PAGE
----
The first-ever “elephant walk” with fifth-generation F-35 Lightning II fighter jets was conducted in November 2018 at Hill Air Force Base in Utah. And it made history for a lot of reasons.
What is an Elephant Walk?
An elephant walk is “the Air Force term for a close formation aircraft taxiing en masse before takeoff,” which is exactly what it sounds like. Dozens of jets taxi down the runway together, and then take off one after another in quick succession. The term dates back to World War II, when bomber aircraft were often launched en masse, and would taxi together down the runway in what appeared to observers a march similar to elephants walking nose-to-tail.
Elephant walks are still conducted as a way to practice force readiness – and as a way to demonstrate air power.
“The key to air power is exceptional airmen, and the key to exceptional airmen is exceptional training,” said US Air Force Brigadier General Lyle K. Drew. “[The] elephant walk was our message to the world that the US and its international partners remain committed to delivering the best trained airmen in the world.”
The first F-35 ‘walk’
The November 2018 elephant walk was the first ever to feature the fifth-generation F-35 Joint Strike Fighter.
In the exercise, jets from the 388th Fighter Wing and 419th Reserve unit participated, launching between 30 and 60 aircraft in roughly 30-second intervals.
“We are ready to fight tonight, and exercising with multiple squadrons of F-35s can demonstrate our ability to defeat potential adversaries wherever they may arise,” said Major Caleb Guthmann at the time.
“During the exercise, the wings confirmed their ability to employ a large force of jets against air and ground targets, demonstrating the readiness and lethality of the F-35 Lightning II,” the Air Force said with respect to the elephant walk. “Launching aircraft from multiple squadrons simultaneously presents various challenges and allows the wings to evaluate the capabilities of maintenance professionals, as well as pilots and command and control teams.”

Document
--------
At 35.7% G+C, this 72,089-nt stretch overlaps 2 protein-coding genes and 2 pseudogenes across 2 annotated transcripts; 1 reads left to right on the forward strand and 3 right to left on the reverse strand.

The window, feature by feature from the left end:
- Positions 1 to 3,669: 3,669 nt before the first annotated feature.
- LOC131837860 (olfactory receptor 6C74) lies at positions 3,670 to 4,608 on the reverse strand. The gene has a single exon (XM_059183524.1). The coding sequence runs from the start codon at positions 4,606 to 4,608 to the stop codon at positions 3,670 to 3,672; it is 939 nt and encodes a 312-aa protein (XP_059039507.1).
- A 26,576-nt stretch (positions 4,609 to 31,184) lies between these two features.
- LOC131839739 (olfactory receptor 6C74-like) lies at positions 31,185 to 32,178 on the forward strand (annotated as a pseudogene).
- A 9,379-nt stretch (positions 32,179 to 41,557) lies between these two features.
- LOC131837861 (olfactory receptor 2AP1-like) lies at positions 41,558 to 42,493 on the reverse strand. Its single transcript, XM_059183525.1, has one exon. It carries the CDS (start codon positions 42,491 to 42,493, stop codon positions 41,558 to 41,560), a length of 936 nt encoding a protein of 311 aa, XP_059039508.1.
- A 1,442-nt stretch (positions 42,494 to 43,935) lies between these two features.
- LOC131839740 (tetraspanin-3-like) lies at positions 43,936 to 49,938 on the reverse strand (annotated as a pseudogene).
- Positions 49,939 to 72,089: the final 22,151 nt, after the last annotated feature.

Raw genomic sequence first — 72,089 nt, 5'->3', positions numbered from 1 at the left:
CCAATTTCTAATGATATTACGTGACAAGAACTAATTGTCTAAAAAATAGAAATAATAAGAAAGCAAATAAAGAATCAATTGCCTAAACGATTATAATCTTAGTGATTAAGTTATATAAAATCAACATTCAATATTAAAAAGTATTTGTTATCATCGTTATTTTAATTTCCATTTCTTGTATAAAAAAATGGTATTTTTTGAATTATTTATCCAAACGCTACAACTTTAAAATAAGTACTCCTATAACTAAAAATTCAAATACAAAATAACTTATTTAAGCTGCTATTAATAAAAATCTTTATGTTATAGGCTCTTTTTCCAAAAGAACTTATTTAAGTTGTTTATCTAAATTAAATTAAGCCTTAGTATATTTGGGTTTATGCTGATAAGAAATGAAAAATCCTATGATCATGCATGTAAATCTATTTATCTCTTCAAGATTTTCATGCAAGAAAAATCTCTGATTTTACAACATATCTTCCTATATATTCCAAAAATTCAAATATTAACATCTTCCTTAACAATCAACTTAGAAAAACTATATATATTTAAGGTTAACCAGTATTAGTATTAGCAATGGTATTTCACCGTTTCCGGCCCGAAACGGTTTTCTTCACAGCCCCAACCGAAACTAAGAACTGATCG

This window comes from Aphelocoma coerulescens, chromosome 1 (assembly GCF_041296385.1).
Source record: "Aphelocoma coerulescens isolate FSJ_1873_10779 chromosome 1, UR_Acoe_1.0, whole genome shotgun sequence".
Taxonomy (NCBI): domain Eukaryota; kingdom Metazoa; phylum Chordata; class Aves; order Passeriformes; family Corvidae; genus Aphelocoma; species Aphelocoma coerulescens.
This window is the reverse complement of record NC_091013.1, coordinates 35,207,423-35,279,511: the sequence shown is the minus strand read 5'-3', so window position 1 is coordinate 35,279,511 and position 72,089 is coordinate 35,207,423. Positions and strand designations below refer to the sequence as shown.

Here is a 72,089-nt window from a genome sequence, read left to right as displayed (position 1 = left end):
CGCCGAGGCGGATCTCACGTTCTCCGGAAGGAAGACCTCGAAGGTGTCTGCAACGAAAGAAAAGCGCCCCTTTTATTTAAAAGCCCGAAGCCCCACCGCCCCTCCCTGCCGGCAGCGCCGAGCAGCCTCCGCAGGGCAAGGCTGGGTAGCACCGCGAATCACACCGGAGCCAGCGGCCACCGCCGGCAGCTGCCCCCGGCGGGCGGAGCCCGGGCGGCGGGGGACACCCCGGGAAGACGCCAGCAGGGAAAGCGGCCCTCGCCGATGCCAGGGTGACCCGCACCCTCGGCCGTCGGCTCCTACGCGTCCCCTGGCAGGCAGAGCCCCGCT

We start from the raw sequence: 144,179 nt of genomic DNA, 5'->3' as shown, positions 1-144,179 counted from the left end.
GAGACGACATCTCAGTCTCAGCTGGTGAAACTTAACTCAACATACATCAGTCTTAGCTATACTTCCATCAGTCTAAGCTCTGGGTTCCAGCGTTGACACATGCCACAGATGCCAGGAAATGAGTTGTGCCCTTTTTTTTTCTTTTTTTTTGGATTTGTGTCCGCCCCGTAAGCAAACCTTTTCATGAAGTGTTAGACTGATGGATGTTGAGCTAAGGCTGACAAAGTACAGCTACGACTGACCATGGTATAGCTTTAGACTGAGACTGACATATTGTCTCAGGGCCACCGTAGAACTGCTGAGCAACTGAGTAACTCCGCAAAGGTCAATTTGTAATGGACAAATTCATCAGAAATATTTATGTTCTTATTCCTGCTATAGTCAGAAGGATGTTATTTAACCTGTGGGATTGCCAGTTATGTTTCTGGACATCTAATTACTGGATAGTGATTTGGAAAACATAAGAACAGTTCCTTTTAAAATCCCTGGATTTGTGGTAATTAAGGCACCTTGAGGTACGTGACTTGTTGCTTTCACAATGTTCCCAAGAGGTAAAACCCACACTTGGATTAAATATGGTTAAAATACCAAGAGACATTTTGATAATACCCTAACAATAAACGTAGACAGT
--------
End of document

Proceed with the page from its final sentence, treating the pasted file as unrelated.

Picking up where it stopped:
The F-35 elephant walk was significant because it suggested that the long-beleaguered F-35 program was finally beginning to function as intended.
The F-35, likely the most expensive weapons system in human history, had a difficult development period – with multiple delays and cost overruns – which, of course, led to criticism and doubts that the system was worth the investment.
Not the last F-35 elephant walk
Hill Air Force Base didn’t waste much time outdoing their November 2018 walk; in January 2020, the USAF rolled out a 52-ship F-35 elephant walk in a massive air power demonstration.
At the time, the Air Force declared the January 2020 elephant walk the biggest F-35 elephant walk ever.
You may be wondering how much a 52-ship elephant walk costs. Well, the F-35 costs $44,000 per hour to fly. So if the 52 jets in the elephant walk flew for just one hour, that would be a $2-million-dollar-plus exercise. That’s a lot. And that bill comes to you and me.
Worth it? I’m not sure. Although, a place like Hill AFB launches 30-60 sorties per day – and with an elephant walk they are all just launched in quick succession, so it’s really all the same in the end.
Harrison Kass is the Senior Editor and opinion writer at 19FortyFive. An attorney, pilot, guitarist, and minor pro hockey player, Harrison joined the US Air Force as a Pilot Trainee but was medically discharged. Harrison holds a BA from Lake Forest College, a JD from the University of Oregon, and an MA from New York University. Harrison listens to Dokken.
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